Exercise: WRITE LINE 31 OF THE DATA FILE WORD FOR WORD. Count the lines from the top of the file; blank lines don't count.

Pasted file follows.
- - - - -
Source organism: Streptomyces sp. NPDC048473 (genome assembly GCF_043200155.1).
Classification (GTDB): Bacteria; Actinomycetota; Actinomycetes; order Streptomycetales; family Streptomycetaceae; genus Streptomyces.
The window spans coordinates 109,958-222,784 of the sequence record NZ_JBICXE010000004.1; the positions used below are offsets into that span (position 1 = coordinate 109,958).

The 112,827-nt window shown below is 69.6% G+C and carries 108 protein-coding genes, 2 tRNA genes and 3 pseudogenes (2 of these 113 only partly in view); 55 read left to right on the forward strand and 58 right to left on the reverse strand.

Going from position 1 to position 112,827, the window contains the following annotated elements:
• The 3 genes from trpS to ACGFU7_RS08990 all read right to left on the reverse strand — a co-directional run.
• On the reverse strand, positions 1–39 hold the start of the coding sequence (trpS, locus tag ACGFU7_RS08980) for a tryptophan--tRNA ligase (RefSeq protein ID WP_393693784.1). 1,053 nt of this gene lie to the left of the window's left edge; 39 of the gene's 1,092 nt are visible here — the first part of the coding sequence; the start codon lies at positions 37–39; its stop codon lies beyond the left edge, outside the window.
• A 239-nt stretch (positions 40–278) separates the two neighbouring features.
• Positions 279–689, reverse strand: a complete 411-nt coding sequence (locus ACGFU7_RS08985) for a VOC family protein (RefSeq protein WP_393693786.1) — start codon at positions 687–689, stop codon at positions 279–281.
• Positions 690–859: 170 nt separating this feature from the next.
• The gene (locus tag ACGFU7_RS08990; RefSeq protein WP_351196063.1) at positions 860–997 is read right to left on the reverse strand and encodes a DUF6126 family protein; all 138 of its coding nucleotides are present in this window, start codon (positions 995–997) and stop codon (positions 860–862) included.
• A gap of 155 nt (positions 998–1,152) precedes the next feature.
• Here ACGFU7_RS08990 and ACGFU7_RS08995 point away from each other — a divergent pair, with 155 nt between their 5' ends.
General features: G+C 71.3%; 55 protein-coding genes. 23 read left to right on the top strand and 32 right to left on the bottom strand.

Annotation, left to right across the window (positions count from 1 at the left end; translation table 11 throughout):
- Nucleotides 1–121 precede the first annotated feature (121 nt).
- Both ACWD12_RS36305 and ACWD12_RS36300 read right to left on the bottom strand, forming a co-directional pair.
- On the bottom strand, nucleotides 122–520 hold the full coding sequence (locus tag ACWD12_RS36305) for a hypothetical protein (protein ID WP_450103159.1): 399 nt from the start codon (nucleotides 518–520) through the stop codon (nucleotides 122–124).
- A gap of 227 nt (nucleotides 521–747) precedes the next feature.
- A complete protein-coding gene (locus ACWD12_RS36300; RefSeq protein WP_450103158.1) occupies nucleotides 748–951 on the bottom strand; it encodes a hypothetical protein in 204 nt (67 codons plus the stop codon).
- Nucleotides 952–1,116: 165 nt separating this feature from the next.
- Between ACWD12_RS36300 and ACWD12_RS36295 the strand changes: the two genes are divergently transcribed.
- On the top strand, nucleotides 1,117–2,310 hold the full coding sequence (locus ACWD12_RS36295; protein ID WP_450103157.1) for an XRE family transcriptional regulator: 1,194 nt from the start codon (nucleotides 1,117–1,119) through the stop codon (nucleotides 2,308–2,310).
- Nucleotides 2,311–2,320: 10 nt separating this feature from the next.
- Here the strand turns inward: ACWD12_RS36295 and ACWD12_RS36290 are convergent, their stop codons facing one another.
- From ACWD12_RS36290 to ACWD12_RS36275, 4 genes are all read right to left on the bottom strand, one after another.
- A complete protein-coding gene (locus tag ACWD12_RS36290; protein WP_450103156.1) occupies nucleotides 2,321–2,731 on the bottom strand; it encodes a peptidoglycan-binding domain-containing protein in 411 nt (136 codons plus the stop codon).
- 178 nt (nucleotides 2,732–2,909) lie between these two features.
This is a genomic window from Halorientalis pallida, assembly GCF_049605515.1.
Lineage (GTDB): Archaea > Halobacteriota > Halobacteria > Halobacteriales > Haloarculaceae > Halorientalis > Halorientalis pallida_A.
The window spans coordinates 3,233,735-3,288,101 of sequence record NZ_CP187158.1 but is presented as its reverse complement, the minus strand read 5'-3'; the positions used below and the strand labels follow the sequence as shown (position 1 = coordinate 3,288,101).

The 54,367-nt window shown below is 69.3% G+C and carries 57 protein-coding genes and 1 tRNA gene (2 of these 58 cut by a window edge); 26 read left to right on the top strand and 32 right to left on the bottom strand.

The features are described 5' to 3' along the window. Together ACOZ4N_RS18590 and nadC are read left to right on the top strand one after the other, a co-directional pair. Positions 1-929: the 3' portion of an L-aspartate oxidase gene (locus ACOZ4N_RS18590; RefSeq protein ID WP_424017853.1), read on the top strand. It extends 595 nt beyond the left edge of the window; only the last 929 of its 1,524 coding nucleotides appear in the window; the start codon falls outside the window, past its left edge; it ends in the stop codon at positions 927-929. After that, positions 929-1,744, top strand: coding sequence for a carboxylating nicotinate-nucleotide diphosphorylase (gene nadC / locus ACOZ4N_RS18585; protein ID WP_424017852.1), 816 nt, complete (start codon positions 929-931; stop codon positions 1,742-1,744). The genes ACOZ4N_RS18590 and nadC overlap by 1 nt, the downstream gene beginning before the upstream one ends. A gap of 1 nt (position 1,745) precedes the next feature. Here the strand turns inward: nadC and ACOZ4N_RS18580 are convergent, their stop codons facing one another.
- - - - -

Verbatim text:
The window spans coordinates 3,233,735-3,288,101 of sequence record NZ_CP187158.1 but is presented as its reverse complement, the minus strand read 5'-3'; the positions used below and the strand labels follow the sequence as shown (position 1 = coordinate 3,288,101).